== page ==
The situation can be addressed, he says, if the client would bear the expenses of consultants undertaking an audit of the project, but traditionally, maintenance budgets have been a fraction of the construction budget. It is, therefore, likely to be financially suicidal for consultants to undertake such an audit. “If I were to go to audit an Existing Building and if I were to do design work, I should get the same fee,” Seneviratne says. “Auditing in maintenance is very bad. I do go on visits out of love of the job or when we have a friendly or passionate client, and we validate our energy systems. A good audit will take a significant part of the maintenance budget, because you have to go and measure on site, and there are equipment and skills involved. It is a highly skilled job, and the cost of it is huge.”

Cost is just one aspect, though, Seniviratne says, adding that access to the project site, post-handover, can be a challenge. “When you go into such facilities, you are dealing with junior maintenance staff,” he says, “and they consider it harassment if you go to audit a building.” Anbalagan, sharing his experience, says his team and he don’t visit projects as a practice, unless it involves a client with whom the company has a long-standing relationship, or if it is called for during the Defects Liability Period (DLP); beyond that, his company does not see the buildings it designs. “I would say, we try to do it, but our fee does not allow it,” Anbalagan says, “though in an ideal scenario, you need to do it for your own improvement. But we do follow the procedure of design validation, which primarily addresses the gaps in design and construction, and we have a practice where we conduct internal sessions, which are about lessons learnt, in which we address issues and enter [them] into our system.” That way, Anbalagan says, his company is able to prevent the recurrence of the issues in future projects. On a parallel front, he says, he informally keeps talking with the clients to ascertain if they are having any problems. This service, he adds, he extends to clients even with whom he has had a short-term relationship.

Ghaleb Abusaa

Ghaleb Abusaa

Abusaa echoes Seneviratne and Anbalagan, saying that the costs do not justify making post-project visits, unless the client pays for the service. Such a stance, Abusaa says, could attract criticism from the contractor or the client, but it is not fair to blame the consultant community. Saying that it cannot be a free service, he adds: “If a consultant designs five projects and he visits all of them, he will spend 20% of his time just visiting. Who will pay for this? He could face a loss. We have to remember that the contractor makes money in terms of equipment and labour, but the consultant makes money only out of his time.”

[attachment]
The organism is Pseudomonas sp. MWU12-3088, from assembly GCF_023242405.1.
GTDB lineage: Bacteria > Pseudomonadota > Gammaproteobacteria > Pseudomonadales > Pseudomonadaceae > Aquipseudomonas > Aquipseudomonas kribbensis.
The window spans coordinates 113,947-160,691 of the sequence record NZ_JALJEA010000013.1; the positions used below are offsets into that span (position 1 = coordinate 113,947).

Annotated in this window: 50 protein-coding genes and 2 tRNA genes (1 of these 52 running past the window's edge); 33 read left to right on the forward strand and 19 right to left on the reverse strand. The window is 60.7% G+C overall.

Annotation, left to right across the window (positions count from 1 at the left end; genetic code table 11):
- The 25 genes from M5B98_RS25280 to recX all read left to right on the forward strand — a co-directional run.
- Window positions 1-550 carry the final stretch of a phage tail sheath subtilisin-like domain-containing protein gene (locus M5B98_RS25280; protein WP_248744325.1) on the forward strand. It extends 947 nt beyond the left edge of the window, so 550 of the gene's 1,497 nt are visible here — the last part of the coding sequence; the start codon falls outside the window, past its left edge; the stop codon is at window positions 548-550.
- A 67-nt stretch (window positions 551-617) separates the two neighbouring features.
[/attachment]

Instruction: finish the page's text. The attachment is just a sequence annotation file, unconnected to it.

Like Seneviratne, Abusaa highlights the issue of access also being an impediment to making site visits after handover. The consultant may not be able to enter the building owing to security reasons or because the owner does not want to inconvenience the inhabitants of the building, he says. He may not have a pass to enter the premises. Further, even if he is able to, and finds mistakes in the building, he has no power or the contractual support to remedy the situation.

Material certification – whose onus?
Another key area of concern in the building industry has to do with the quality of the materials used for construction. Those HVAC manufacturers that get their products tested and certified for either fire safety or energy efficiency, often complain that some manufacturers and suppliers resort to misrepresentation of certification of products. They say it is the responsibility of MEP consultants to identify the miscreants and bring them to book. They add that misrepresentation is rampant, because consultants are failing in their duty.

I am hoping for the day when clients will ask if their building is 50% better than ASHRAE, and the architect listening will respond by calling an MEP consultant to ensure this

The MEP consultancy sector seems to be polarised on the issue. Coombes is of the opinion that the onus is on the contractor to do due diligence of his procurement chain. Seneviratne, on the other hand, says the consultant has a responsibility to do due diligence. If a consultant has approved a product that is not UL-listed, say, then the owner should even sue the consultant, he says, because he has hired the consultant on trust that he would do a proper job. At the same time, if the manufacturer or supplier is caught misrepresenting the certification, he should be taken to task.

All said, Seneviratne concedes that it would take a lot of skill on the part of the consultant to decipher a genuine product from a spurious one. “As a company, we go through a lot of hassle to ensure that every piece of furniture is Green Guard-certified, if we are trying to get LEED-certified for furniture component,” Seneviratne says. “If a single piece is not Green Guard-certified, you won’t get the certification, and so we have to be thorough. It is the same with UL or with CTI certification for cooling towers. It requires rigour to do a CTI test. Likewise, all motors have to be ASHRAE 90.1. All my specs insist on that – all, small or big, without exception. Or if European, then I insist on European standard for efficiency of motors.”